“Rather than have everything coming from the DJ end, we wanted to involve the crowds during the bigger moments,” added Peter. “The Stormys are used for their strobe effect rather than a colour wash as we don’t like to flood the area with colour for long periods of time. There are occasional moments where there will be a big bump and we’ll accent it, but they won’t stay turned on for more than a second or two. If we want to wash the crowd with a blinder effect we have eight tungsten Sunstrips installed between the LED panels which you just can’t go past. Having an all LED rig is great but having that one tungsten element is really nice and warms everything up. It’s just a great blinder effect, we run lots of different chases through them over the night which like everything else, are synced to tempo faders.”
“I’ve seen so many LED wash lights enter the market but you can’t go past the B-EYE in terms of effects,” commented Peter. “The definition you get between the rays when running the B-EYE effect is much crisper and as a result they end up looking great not only to the eye but in all of the promo photos. We only have six units but it looks like we have hundreds of rays coming out from behind the DJ.”
A simple grid above the dance floor holds twenty Martin MAC Quantum Profiles that Peter favours for their bright punchiness and crisp gobos.
“In following the concepts of the original Ministry of Sound Club, we wanted the lighting above the dance floor to be quite simple to contrast with the stage set up, with the console and programming being the workhorse,” he elaborated. “We very much rely on chases or interesting MAtricks configurations. We definitely didn’t want to see stock-standard ballyhoos going on in this rig, rather we wanted it to be constantly evolving over the night and kept interesting.”
Eight Martin MAC Auras line the lengths of the grid although these are mainly used for the venue’s day to day operations and not so much the Ministry of Sound nights. For other events, the venue offers the side MagicDot-SX plus the grid of Quantums and Auras but none of the special stage gear. The MAC Auras and MagicDot’s deliver plenty of colour wash for those nights. A further two MAC Auras are positioned above the stage from where they can light the DJ.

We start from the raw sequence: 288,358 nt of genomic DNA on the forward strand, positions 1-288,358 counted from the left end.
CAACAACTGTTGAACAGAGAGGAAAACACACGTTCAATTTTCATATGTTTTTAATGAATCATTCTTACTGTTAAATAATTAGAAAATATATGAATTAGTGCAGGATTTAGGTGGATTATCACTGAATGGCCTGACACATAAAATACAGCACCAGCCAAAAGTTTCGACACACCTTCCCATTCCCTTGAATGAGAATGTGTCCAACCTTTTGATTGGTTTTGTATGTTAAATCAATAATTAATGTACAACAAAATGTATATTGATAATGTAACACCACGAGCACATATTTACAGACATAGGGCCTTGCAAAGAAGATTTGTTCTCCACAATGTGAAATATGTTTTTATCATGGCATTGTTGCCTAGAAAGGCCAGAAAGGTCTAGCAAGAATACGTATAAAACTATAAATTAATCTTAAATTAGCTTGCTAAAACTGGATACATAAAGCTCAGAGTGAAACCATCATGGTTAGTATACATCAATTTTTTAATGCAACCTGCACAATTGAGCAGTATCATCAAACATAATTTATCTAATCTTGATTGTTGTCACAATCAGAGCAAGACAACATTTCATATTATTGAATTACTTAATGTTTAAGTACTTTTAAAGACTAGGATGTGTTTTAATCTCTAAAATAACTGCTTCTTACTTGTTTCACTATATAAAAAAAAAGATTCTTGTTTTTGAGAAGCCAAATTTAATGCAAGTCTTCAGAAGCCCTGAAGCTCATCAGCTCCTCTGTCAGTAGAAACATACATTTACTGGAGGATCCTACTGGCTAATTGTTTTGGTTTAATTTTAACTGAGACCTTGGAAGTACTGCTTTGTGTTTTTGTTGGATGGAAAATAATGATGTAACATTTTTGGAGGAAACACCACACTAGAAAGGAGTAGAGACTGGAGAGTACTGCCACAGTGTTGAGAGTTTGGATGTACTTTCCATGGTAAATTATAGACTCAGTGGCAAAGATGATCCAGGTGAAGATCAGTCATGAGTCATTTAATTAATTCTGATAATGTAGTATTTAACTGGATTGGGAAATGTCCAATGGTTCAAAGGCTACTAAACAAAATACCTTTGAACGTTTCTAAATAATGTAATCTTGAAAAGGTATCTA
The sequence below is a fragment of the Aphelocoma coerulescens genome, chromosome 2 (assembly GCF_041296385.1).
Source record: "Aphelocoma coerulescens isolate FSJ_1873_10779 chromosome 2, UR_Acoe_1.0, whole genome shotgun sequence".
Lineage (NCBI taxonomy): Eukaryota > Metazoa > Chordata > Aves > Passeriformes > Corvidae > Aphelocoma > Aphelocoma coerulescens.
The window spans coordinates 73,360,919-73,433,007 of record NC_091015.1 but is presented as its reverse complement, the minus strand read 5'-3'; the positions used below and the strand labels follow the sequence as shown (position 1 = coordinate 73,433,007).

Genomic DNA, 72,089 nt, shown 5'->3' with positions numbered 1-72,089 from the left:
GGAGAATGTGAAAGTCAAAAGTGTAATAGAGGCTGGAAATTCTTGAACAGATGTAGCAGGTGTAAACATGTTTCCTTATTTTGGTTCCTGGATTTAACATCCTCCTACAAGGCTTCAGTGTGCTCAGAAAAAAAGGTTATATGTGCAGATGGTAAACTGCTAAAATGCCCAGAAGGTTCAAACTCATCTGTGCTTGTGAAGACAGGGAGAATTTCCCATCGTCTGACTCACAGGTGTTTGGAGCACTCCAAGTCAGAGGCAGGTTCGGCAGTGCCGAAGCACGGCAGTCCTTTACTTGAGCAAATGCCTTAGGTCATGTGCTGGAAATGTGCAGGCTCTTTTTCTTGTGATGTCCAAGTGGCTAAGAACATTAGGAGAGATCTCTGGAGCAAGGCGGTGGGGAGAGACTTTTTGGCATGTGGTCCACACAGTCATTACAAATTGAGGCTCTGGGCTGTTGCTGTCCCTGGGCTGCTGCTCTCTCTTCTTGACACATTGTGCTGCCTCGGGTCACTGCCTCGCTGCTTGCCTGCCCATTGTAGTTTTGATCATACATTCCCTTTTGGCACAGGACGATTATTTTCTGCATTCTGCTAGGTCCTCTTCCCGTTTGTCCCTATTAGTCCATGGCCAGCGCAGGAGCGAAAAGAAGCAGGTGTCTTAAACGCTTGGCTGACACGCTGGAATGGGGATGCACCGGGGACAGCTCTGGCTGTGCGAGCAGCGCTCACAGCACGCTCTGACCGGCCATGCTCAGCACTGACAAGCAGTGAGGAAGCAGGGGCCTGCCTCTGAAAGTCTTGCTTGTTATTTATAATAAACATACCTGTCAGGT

Control is by an MA Lighting MA2 light and a fader wing + touchscreen combination, with another running as backup. Peter, along with one of the Ministry of Sound operators Darcy Cook, spent a lot of time programming in the wee small hours.
“The venue doesn’t shut until 3am so we didn’t get any programming time until then,” he remarked. “I did the first few nights programming on my own and then Darcy came in to assist me adding a bit more layering and some of the MAtricks that we needed to make the MagicDot-SX and Quantum Profiles do interesting patterns and formations. Dan Morgan is our other operator for the Ministry of Sound nights.
“We have very little programming in terms of looks; we have a walk in look but the rest is just lots of layers. Loads of temp faders, layered buttons for things like stacks of position moves, stacks of intensity effects and strobe buttons, then we add colours and positions on top of that manually through the programmer. A lot of the work is done in the effects engine of the MA.”
Ministry of Sound Club Australia lights up ivy each and every Saturday night, featuring four rooms of music, and a carefully crafted lineup of killer acts.
Photos: Ministry of Sound, Peter Rubie